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Drew Anderson has emerged as one of the Phillies' top pitching prospects

Drew Anderson has emerged as one of the Phillies' top pitching prospects

CLEARWATER, Fla. — Drew Anderson remembers his telephone ringing in November. He remembers hearing Phillies director of player development Joe Jordan congratulate him and tell him that he'd been placed on the team's 40-man roster.

Anderson was elated.

"It was awesome," the right-handed pitcher said the other day.

So awesome that Anderson celebrated in an unusual way.

"I busted out 50 pushups," he said. "I had so much adrenaline."

The internal discussions that teams have when considering which players to protect on the 40-man roster and which ones to risk losing in the Rule 5 draft are often long and detailed and decisions are not always reached easily.

But in Anderson's case ...

"It was not a long conversation," Jordan said. "The feeling was, 'Put him on the roster. Don't lose him. Let's talk about the next guy.'"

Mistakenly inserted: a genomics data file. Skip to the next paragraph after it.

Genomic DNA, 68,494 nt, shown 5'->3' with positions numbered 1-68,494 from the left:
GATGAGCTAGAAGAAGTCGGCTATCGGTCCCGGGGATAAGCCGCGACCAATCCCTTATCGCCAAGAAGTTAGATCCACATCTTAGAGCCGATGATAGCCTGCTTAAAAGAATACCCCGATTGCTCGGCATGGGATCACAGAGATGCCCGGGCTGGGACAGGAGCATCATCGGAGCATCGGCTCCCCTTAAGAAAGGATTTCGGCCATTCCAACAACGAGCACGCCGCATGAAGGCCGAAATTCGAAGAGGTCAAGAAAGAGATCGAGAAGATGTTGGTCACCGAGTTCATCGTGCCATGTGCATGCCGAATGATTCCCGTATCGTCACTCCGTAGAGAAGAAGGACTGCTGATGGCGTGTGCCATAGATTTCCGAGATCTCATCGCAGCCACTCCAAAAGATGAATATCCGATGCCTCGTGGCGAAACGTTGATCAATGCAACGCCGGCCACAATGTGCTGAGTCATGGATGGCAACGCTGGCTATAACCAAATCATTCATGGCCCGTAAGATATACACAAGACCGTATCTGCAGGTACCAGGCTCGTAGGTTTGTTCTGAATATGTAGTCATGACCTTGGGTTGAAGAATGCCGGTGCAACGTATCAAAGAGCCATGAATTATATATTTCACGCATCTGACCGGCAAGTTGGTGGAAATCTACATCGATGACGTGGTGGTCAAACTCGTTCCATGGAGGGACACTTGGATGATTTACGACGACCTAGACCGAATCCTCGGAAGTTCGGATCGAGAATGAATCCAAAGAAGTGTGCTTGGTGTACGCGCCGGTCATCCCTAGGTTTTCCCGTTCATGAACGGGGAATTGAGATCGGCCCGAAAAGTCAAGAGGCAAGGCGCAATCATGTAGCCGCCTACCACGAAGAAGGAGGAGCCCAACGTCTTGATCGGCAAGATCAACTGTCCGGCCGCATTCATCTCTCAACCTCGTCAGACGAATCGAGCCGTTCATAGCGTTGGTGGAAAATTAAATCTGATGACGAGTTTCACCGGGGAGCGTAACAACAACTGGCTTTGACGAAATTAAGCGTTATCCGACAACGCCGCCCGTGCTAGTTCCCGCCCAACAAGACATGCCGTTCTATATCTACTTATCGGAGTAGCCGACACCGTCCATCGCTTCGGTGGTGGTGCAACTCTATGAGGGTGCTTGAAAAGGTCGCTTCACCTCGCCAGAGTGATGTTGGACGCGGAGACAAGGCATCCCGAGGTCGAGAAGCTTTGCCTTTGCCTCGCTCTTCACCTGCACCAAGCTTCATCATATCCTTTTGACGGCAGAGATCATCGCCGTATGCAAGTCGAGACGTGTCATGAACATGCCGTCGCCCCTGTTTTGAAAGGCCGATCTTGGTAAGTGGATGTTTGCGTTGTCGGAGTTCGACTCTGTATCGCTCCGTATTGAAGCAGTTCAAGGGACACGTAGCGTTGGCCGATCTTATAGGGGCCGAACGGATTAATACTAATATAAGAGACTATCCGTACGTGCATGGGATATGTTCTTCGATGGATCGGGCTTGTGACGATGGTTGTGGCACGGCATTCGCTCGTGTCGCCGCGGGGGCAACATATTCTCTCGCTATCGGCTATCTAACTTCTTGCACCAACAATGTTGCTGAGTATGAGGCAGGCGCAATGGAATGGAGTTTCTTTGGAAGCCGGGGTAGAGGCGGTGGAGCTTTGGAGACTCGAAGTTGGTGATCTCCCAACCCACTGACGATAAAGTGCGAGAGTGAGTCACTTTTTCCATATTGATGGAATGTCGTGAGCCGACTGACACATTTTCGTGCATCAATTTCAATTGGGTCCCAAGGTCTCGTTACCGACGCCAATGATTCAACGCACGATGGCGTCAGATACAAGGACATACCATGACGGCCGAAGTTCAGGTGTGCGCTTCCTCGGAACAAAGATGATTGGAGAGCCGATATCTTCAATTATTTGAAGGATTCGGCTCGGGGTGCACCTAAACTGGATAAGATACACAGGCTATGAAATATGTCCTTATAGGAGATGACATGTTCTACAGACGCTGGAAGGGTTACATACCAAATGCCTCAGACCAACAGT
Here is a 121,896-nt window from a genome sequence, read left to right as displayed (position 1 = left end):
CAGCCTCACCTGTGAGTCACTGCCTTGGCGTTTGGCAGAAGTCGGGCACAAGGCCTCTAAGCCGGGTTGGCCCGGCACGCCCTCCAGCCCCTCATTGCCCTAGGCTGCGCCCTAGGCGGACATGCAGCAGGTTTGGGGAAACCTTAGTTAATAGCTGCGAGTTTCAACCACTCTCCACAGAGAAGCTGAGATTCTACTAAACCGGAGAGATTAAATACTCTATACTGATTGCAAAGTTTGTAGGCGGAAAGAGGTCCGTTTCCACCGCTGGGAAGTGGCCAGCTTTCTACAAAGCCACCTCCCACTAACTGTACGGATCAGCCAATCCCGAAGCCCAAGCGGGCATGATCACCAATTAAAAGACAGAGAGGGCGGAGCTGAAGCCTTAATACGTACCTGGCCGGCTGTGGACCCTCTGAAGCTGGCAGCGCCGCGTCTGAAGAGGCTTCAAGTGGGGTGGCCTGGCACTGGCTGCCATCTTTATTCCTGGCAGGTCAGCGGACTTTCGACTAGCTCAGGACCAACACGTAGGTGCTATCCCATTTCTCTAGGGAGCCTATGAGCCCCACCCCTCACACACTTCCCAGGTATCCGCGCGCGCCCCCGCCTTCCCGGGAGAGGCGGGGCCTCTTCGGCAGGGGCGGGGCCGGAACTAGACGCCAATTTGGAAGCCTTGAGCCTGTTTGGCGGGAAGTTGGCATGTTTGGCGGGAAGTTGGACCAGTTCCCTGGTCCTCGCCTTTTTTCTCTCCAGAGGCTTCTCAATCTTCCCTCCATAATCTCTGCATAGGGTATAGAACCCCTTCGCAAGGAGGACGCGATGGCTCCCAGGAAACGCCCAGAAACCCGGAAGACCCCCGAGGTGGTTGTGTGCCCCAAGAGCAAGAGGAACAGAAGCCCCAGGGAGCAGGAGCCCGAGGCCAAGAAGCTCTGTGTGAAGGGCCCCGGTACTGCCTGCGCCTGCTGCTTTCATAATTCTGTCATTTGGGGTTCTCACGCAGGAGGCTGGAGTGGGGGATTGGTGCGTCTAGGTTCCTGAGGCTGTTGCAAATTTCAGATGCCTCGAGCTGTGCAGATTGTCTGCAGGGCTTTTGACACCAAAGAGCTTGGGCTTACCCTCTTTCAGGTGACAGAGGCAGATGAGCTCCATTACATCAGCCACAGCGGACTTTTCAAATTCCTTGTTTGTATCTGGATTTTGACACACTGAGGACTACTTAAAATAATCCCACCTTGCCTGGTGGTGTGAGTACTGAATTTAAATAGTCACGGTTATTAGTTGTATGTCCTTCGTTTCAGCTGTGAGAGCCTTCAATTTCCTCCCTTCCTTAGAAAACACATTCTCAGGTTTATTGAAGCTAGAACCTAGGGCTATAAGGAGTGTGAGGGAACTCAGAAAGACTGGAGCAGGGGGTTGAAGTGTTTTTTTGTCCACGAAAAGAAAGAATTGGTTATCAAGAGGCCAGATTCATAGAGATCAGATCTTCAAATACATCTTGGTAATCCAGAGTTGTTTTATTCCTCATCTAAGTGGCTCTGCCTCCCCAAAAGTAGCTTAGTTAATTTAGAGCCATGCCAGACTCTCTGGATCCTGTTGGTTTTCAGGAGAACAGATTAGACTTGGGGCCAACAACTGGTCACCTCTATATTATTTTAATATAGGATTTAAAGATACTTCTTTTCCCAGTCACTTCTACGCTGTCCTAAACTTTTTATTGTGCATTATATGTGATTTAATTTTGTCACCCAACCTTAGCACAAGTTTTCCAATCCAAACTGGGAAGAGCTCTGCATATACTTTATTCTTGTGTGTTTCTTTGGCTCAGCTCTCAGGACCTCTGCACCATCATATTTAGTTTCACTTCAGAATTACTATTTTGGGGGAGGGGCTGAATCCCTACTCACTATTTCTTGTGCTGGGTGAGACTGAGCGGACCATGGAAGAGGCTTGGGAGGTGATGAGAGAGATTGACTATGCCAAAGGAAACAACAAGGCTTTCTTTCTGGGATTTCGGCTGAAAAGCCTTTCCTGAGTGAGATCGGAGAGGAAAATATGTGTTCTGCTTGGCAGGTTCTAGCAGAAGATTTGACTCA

"Across the board," minor-league pitching coordinator Rafael Chaves said. "And that's not common for a kid that pitched in A-ball."

Anderson, who turns 23 on March 22, will get his first taste of Double A ball in April.

Clearly, the Phillies are high on him.

But how high?

"We've got scouts who will tell you that he might be our best pitching prospect," Jordan said.

Given some of the power arms that the Phils have collected in the low minors, that's quite a statement.

If it seems as if Anderson has flown below the radar since being drafted by the Phillies in 2012 it's because, well, he's done just that.

For a while.

He received little interest from four-year colleges coming out of Galena High School in Reno, Nevada, and was headed to Mesa Community College in Arizona before the Phillies selected him in the 21st round that year.